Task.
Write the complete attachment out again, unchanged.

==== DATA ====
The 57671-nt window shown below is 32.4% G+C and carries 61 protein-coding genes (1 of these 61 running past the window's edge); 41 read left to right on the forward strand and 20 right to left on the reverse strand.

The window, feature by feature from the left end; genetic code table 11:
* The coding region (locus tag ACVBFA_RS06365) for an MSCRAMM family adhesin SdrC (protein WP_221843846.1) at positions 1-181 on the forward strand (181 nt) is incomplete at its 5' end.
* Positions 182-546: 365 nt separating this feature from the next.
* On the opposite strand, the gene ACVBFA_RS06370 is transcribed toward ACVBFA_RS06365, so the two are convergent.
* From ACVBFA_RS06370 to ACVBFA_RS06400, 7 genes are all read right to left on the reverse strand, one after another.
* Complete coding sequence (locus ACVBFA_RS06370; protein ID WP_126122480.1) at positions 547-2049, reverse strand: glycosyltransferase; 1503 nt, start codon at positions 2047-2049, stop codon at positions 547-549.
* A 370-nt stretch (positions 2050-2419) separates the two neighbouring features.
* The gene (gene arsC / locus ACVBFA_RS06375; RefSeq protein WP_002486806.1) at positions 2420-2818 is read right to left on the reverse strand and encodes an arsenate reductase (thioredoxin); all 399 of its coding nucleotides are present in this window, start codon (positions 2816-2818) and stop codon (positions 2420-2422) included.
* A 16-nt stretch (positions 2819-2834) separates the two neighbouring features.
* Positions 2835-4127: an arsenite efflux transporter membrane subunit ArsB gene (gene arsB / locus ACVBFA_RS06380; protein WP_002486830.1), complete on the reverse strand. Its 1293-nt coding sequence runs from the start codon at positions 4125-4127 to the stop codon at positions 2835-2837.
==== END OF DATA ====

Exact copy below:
The 57671-nt window shown below is 32.4% G+C and carries 61 protein-coding genes (1 of these 61 running past the window's edge); 41 read left to right on the forward strand and 20 right to left on the reverse strand.

The window, feature by feature from the left end; genetic code table 11:
* The coding region (locus tag ACVBFA_RS06365) for an MSCRAMM family adhesin SdrC (protein WP_221843846.1) at positions 1-181 on the forward strand (181 nt) is incomplete at its 5' end.
* Positions 182-546: 365 nt separating this feature from the next.
* On the opposite strand, the gene ACVBFA_RS06370 is transcribed toward ACVBFA_RS06365, so the two are convergent.
* From ACVBFA_RS06370 to ACVBFA_RS06400, 7 genes are all read right to left on the reverse strand, one after another.
* Complete coding sequence (locus ACVBFA_RS06370; protein ID WP_126122480.1) at positions 547-2049, reverse strand: glycosyltransferase; 1503 nt, start codon at positions 2047-2049, stop codon at positions 547-549.
* A 370-nt stretch (positions 2050-2419) separates the two neighbouring features.
* The gene (gene arsC / locus ACVBFA_RS06375; RefSeq protein WP_002486806.1) at positions 2420-2818 is read right to left on the reverse strand and encodes an arsenate reductase (thioredoxin); all 399 of its coding nucleotides are present in this window, start codon (positions 2816-2818) and stop codon (positions 2420-2422) included.
* A 16-nt stretch (positions 2819-2834) separates the two neighbouring features.
* Positions 2835-4127: an arsenite efflux transporter membrane subunit ArsB gene (gene arsB / locus ACVBFA_RS06380; protein WP_002486830.1), complete on the reverse strand. Its 1293-nt coding sequence runs from the start codon at positions 4125-4127 to the stop codon at positions 2835-2837.